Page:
I found a quote on Twitter that sums up the explanation. Life coach and Author Tony Gaskins said, “You teach a person how to treat you by what you ignore, what you stop, and what you reinforce.” We have taught others how to treat us by ignoring when we talk to each other with negative language, we have not stopped this behavior despite public awareness campaigns and Congressional hearings, and now we have some who are trying to reinforce that it’s okay by giving a “pass” to certain people. But our perception of ourselves and each other will tell others how to treat us. It doesn’t mean that people won’t form their own ideas or opinions, but we prime them and their perception of us. Image experts will tell you that how you present your brand will help people form their opinion of what you are offering. Some psychologists will tell you that how you see yourself dictates how you allow others to treat you. The Bible tells us “As a man thinketh in his heart, so is he.” An old English quote says, “Call a man a thief and he will steal.” And yet, we pretend the negative images we assert in “fondness” and “familiarity” are not only positive, but harmless. However, what they breed are connotations that we don’t control and as others hear and use them, we are then forced to defend who we are. The assertion that Michelle Obama is a “hoochie mama”, that black women chastise their men and that we are N—as is clearly defined by our large group conversation. And though we have the power to change the course of these negative images, we choose not to.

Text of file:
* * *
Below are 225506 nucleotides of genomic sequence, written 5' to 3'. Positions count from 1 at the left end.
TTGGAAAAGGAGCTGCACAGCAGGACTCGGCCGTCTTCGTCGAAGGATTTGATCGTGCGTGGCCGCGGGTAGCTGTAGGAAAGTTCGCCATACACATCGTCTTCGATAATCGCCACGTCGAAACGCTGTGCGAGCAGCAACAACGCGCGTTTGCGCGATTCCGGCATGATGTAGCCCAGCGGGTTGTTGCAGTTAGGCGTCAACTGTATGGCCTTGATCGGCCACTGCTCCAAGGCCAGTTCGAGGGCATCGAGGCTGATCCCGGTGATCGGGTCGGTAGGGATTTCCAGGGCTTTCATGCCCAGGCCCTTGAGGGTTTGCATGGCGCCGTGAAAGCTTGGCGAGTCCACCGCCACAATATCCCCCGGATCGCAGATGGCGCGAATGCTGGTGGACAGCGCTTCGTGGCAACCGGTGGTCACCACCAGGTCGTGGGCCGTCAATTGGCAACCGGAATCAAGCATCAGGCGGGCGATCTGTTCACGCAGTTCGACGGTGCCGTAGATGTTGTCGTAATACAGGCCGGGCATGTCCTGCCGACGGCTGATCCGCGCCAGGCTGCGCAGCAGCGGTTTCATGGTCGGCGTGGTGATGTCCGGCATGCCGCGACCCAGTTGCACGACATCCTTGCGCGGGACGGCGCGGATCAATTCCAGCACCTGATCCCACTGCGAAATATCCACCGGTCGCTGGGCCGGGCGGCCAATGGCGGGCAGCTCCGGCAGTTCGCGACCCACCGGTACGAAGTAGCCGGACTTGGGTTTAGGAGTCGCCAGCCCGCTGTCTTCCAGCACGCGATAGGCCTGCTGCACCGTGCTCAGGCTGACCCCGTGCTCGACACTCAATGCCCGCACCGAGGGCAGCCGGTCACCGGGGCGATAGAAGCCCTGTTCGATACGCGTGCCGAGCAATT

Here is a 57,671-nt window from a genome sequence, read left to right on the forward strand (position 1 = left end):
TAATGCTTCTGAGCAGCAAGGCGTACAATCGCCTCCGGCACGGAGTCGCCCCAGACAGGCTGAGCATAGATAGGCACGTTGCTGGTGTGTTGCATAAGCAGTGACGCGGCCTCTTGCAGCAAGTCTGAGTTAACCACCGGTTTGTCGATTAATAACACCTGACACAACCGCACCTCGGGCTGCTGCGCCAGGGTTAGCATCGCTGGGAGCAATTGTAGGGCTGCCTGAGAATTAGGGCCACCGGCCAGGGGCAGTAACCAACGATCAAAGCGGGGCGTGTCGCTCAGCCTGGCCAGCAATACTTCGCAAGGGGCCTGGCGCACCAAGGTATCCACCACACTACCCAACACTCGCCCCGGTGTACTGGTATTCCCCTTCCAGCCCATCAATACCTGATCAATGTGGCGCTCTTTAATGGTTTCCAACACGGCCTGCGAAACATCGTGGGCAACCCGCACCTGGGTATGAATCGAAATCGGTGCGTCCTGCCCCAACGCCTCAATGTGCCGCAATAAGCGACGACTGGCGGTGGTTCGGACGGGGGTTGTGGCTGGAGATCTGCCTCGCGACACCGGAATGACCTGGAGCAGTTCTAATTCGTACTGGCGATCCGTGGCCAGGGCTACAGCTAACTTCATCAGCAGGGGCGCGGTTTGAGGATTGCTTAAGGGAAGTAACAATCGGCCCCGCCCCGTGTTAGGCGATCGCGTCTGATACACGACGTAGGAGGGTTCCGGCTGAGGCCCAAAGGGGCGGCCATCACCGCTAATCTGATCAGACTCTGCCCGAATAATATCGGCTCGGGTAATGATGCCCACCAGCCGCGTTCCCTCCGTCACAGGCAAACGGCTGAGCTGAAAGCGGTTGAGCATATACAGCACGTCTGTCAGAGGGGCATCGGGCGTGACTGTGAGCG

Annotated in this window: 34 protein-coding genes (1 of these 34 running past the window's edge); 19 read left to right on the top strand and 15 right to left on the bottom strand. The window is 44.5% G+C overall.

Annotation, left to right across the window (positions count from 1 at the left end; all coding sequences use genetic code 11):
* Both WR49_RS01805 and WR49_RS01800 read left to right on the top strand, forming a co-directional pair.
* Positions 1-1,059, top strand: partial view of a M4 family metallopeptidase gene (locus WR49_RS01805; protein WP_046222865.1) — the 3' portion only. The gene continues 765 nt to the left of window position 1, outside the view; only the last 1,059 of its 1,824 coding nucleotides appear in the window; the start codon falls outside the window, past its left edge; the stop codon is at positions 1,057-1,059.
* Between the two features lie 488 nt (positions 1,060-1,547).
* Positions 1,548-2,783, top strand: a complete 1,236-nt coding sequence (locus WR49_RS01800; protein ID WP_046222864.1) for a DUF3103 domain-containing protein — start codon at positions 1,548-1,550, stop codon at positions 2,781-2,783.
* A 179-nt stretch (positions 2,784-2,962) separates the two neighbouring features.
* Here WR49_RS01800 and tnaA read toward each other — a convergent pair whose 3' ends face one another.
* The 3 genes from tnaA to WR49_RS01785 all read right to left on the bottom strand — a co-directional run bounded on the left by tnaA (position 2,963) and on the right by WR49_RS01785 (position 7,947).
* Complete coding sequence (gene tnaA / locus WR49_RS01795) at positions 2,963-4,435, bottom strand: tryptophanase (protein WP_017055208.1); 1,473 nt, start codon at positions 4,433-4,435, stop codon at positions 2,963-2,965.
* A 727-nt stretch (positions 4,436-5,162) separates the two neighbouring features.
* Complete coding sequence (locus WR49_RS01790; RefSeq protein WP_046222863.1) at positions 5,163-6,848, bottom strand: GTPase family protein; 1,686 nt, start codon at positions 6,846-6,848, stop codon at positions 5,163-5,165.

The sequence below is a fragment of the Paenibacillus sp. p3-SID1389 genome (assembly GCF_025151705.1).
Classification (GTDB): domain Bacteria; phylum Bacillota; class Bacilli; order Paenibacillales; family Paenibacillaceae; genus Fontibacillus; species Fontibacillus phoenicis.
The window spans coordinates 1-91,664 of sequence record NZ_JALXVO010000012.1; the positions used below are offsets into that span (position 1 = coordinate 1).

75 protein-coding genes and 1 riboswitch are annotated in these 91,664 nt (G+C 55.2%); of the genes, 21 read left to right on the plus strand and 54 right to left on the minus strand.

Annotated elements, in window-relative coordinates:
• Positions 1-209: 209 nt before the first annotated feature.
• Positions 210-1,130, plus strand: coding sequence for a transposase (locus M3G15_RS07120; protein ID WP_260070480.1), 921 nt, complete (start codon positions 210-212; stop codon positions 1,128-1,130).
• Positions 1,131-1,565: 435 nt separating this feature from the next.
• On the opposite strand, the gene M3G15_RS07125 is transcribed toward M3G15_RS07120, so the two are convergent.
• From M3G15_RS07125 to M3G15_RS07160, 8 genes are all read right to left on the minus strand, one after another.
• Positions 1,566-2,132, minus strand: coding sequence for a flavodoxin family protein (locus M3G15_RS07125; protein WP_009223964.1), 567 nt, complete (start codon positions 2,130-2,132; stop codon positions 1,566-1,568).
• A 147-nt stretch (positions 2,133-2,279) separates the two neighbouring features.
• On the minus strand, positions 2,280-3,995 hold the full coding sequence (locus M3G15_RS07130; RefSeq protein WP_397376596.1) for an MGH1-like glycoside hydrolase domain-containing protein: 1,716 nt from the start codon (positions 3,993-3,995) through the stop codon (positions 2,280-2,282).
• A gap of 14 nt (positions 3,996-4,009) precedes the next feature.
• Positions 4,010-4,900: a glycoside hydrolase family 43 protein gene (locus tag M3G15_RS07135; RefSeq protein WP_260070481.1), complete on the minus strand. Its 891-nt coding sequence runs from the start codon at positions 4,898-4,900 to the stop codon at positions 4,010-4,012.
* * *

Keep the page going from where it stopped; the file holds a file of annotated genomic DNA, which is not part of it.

I started this by typing what my horoscope said; I need to put a human face on this issue. The face that goes on this issue is yours, your mother’s, your siblings’, your niece, your nephew, your grandmother, your father, your child, or your best friend. Look in the mirror. Would you introduce yourself or your loved one to a stranger as a “hoe” or a N-word? Imagine that someone saw only those words, not the many other things that make us all who we are. That is the very real face of this issue. We can never change how others see us, but we can definitely change our own narrative, the story we tell others about how we want to be defined. Years from now will we want future generations to say that we abused one another by spewing vitriol wrapped in candy? We gave hugs while spewing hate? We would never allow a stranger to come to us and say these things, so why do we allow ourselves to do it to each other? Words undoubtedly have power. As writer Melissa Donovan said on her website writingforward.com, “The words we choose in our writing and everyday conversations reveal a lot about our attitudes and thought patterns.” By simply speaking in positive terms, we could potentially find the encouragement we need to address some of the deeper and more critical issues in our community. Let’s change the conversation and create a better self-image.